January 08, 2020
One oddity of discourse is that novel phrases seem more likely to catch on if their meanings are opaque than if they are self-evident. Having to know a semisecret code makes phrases such as “motte and bailey argument” more popular, not less.
For example, as a term for when something passes its peak, “jump the shark” has become an instant cliché in the 21st century. This is curious because to grasp its meaning, you have to have heard of a 1977 episode of the TV sitcom Happy Days in which Henry Winkler’s Fonzie, waterskiing in the ocean, is vaguely menaced by stock footage of a Jaws-like great white shark.
Personally, I missed seeing that episode. In fact, I never heard anyone mention it until decades later when I started reading laborious explanations of what the suddenly popular phrase “jump the shark” referred to. Indeed, I never watched a clip of the scene until 2020. (And, yes, it is lame.)
The obscurity of the etymology seemed to add to its appeal. Once you’ve put in the labor to learn what “jump the shark” means, you feel like a member of the club of insiders and thus are less likely to forget it.
A similar innovation, on a higher intellectual level, is anti-postmodernist philosopher Nicholas Shackel’s 2005 coining of the term “motte and bailey doctrine” to refer to a particular form of slippery argument for which we should be on the lookout. Psychiatrist Scott Alexander, who emerged as the most brilliant new public intellectual of the decade that just closed, has done much to popularize the term.
But what does it mean?
Shackel said a motte and bailey argument is one intended “to insinuate an exciting falsehood, which is a desired doctrine, yet permit retreat to the trivial truth when pressed by an opponent.”
For instance, in recent years it has become popular to argue that sex and race are social constructs, which is widely assumed to have far-reaching social and moral implications. But when pressed to defend themselves in argument, proponents sometimes fall back to pointing out that, say, the gender of the word “moon” is female in French and male in German. (Of course, mostly they just hurl ad hominem invective at anybody who dares question their faith.)
The term “motte and bailey tactic” is an analogy to the early medieval motte and bailey type of castle, of which the Queen’s Windsor Castle is the last example still in use in England.
The motte is…wait a minute while I look this up on Wikipedia…the highly defensible stone stronghold built on a typically artificial mound, while the bailey is the lightly defended courtyard next door, which contains the feudal lord’s stables, blacksmith shop, kitchen, and other mundane but useful buildings. If attacked, the defenders can first try to stop the enemy at the bailey’s palisade, then if necessary fall back to the motte and pour boiling oil on the attackers.
Okay…but how does that apply to typical postmodernist arguments? Alexander explains:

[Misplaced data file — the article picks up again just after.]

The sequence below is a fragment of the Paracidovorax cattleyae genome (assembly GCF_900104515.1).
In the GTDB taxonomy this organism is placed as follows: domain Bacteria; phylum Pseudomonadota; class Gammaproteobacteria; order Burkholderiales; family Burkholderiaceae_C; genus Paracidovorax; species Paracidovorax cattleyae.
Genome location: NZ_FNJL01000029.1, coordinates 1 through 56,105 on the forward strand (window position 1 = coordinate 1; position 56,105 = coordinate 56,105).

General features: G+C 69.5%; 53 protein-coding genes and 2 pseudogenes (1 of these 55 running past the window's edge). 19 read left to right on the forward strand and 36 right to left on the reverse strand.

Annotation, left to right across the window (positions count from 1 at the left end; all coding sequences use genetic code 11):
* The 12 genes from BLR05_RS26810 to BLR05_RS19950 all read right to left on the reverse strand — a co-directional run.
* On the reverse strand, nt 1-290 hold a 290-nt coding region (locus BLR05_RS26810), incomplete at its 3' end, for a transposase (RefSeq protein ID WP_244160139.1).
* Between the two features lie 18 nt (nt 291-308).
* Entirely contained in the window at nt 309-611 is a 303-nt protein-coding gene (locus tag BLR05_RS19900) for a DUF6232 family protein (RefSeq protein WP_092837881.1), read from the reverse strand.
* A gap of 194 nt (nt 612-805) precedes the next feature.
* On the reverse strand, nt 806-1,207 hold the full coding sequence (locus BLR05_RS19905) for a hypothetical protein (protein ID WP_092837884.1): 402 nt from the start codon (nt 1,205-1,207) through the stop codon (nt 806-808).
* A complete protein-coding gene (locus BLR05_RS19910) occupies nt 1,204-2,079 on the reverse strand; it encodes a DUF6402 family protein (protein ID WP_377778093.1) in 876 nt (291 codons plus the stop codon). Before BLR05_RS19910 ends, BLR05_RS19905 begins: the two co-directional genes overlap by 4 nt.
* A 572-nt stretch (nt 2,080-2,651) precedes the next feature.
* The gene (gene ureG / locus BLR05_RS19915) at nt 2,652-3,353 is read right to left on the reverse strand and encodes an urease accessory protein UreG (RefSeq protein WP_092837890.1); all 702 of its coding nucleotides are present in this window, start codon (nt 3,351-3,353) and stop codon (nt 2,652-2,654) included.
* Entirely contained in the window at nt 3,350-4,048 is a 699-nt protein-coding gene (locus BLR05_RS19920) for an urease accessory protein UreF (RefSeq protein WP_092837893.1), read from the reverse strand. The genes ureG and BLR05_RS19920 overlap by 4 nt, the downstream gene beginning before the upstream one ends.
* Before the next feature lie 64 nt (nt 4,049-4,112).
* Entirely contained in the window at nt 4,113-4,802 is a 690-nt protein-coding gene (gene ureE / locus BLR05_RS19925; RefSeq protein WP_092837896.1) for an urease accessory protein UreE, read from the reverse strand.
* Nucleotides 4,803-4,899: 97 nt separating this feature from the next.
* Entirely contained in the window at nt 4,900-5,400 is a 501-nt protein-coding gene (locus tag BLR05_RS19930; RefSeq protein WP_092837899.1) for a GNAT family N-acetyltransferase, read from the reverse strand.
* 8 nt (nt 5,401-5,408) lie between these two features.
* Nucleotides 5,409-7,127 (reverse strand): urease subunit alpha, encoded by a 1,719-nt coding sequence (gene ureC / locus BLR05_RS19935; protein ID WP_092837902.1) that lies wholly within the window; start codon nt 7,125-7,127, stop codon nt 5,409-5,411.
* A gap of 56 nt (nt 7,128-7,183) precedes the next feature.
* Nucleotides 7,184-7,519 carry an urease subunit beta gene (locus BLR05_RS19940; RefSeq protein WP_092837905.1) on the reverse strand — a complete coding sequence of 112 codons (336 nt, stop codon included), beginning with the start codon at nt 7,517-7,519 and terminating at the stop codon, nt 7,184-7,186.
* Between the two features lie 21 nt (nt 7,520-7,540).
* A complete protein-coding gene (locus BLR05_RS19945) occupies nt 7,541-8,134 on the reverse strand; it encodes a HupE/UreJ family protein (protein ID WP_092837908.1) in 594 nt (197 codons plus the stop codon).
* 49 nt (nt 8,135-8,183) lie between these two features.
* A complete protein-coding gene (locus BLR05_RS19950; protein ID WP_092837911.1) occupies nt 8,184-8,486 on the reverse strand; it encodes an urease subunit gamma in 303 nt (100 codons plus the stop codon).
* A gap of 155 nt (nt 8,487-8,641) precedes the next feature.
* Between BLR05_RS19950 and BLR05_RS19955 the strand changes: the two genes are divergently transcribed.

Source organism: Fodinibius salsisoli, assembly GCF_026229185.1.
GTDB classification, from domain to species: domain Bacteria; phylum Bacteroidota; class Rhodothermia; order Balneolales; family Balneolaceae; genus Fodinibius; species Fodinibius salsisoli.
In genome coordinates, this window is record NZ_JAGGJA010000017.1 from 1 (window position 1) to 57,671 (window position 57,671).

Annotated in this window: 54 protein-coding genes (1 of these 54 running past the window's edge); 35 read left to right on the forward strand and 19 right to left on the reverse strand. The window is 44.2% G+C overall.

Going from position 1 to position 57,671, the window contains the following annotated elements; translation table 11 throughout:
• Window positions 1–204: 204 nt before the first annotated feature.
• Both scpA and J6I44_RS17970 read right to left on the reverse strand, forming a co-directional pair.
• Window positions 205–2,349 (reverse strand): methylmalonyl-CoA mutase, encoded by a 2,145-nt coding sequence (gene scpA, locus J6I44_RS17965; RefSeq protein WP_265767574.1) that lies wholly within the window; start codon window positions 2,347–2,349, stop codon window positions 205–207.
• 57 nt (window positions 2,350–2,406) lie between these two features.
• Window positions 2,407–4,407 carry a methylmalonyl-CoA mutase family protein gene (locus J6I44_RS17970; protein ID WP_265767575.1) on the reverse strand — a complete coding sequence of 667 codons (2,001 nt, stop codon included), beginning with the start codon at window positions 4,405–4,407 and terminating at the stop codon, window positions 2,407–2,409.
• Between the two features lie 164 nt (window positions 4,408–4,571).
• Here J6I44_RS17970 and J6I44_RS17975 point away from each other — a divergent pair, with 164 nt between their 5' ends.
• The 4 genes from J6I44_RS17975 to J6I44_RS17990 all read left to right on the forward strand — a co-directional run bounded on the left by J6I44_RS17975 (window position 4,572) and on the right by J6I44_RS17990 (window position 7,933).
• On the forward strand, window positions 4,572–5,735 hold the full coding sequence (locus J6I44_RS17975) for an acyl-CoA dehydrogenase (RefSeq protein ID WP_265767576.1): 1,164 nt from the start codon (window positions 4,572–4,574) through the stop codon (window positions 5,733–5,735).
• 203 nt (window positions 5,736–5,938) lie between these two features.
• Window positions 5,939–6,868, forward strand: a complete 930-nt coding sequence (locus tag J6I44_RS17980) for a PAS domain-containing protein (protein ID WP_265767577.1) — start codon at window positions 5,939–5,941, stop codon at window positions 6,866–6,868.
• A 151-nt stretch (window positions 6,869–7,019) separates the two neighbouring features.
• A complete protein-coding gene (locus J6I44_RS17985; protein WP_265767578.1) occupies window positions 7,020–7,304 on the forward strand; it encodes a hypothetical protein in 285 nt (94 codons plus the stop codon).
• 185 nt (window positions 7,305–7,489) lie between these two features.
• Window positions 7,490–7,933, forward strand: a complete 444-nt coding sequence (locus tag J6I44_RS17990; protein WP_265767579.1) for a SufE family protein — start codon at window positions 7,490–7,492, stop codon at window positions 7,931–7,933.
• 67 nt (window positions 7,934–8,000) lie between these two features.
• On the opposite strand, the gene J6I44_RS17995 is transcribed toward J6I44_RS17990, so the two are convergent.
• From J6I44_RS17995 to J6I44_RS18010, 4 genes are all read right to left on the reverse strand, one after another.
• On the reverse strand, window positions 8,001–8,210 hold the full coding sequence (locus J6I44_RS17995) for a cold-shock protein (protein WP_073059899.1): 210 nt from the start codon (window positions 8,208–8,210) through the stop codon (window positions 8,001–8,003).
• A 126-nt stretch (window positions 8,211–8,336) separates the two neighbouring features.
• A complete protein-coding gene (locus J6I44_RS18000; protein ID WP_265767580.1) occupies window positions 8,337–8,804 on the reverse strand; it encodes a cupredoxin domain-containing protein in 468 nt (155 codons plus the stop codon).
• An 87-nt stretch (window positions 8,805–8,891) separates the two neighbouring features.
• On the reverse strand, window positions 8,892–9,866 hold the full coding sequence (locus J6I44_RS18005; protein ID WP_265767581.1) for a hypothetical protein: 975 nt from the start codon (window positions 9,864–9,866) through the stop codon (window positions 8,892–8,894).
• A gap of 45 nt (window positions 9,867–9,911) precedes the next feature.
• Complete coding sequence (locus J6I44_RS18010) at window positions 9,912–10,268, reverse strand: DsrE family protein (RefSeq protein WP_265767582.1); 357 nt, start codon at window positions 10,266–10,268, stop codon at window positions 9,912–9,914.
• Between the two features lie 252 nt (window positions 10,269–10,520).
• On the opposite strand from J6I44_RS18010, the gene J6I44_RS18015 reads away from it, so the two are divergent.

If you were a medieval lord, you would do most of your economic activity in the bailey and get rich. If an enemy approached, you would retreat to the motte and rain down arrows on the enemy until they gave up and went away. Then you would go back to the bailey, which is the place you wanted to be all along.
If you are a devoted reader of Scott’s SlateStarCodex.com blog, this may seem clear. But if you aren’t, it’s not at all obvious which should be considered the most valuable piece of real estate: Your towering motte no doubt cost far more to construct than the low-lying sheds of your bailey. The motte is your final redoubt. As long as you hold on to it, you are still in the game. But if your motte falls, you lose. (In case you are wondering, neither the motte nor the bailey includes the surrounding expanse of farmland, which is what medieval landowners really got rich off of.)
The fact that most people find the term “motte and bailey argument” baffling and that other people (i.e., me, even after reading up on castle architecture) find it confusing may well make the phrase more popular with those who aren’t befuddled by it.
In truth, in the real world we witness fewer examples of the motte and bailey strategy and more of the opposite: people fighting furiously to hold on to a remote outpost so that their valuable heartland goes unthreatened.
Outpost and heartland defenses are a regular feature in both the geographic and ideological worlds.
For example, consider Chinese geopolitics. Why does Beijing bother to oppress the natives of its far-flung inland regions of Xinjiang and Tibet, when those cold and dry provinces are much less valuable than fertile eastern China?
In the 21st century, 94 percent of the Chinese population lives in the 43 percent of the Chinese landmass east of the Heihe-Tengchong line running from Manchuria to Szechuan. The vast majority of the population in eastern China is ethnically Han Chinese, and the local ethnic minorities are seldom much trouble, even the Muslim Hui.
In contrast, in the empty west of China, the indigenous peoples are less amenable. The Buddhist Tibetans aren’t culturally Han and don’t want to be, and the Muslim Uyghurs of Xinjiang are half-Caucasian.
Beijing’s struggle to Sinicize those isolated provinces is expensive, and the population is negligible compared with the rest of China, with Tibetans and Uyghurs together making up only about 1 percent of China’s population. Beijing’s abuse of these natives is the prime cause of all the bad publicity the rulers of Chinese are subjected to in the outside world.
So why do they do it?